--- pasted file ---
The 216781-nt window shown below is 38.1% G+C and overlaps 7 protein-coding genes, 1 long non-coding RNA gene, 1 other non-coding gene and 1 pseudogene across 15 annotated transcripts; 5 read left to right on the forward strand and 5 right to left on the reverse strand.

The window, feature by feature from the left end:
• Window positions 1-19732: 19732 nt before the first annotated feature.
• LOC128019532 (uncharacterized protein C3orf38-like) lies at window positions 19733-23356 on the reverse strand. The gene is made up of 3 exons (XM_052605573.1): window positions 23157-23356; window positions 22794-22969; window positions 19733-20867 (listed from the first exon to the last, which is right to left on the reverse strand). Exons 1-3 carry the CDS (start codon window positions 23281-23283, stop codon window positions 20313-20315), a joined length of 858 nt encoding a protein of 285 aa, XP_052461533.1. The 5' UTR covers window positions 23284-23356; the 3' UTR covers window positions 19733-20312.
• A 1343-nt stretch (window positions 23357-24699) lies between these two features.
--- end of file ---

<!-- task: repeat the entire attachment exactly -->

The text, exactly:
The 216781-nt window shown below is 38.1% G+C and overlaps 7 protein-coding genes, 1 long non-coding RNA gene, 1 other non-coding gene and 1 pseudogene across 15 annotated transcripts; 5 read left to right on the forward strand and 5 right to left on the reverse strand.

The window, feature by feature from the left end:
• Window positions 1-19732: 19732 nt before the first annotated feature.
• LOC128019532 (uncharacterized protein C3orf38-like) lies at window positions 19733-23356 on the reverse strand. The gene is made up of 3 exons (XM_052605573.1): window positions 23157-23356; window positions 22794-22969; window positions 19733-20867 (listed from the first exon to the last, which is right to left on the reverse strand). Exons 1-3 carry the CDS (start codon window positions 23281-23283, stop codon window positions 20313-20315), a joined length of 858 nt encoding a protein of 285 aa, XP_052461533.1. The 5' UTR covers window positions 23284-23356; the 3' UTR covers window positions 19733-20312.
• A 1343-nt stretch (window positions 23357-24699) lies between these two features.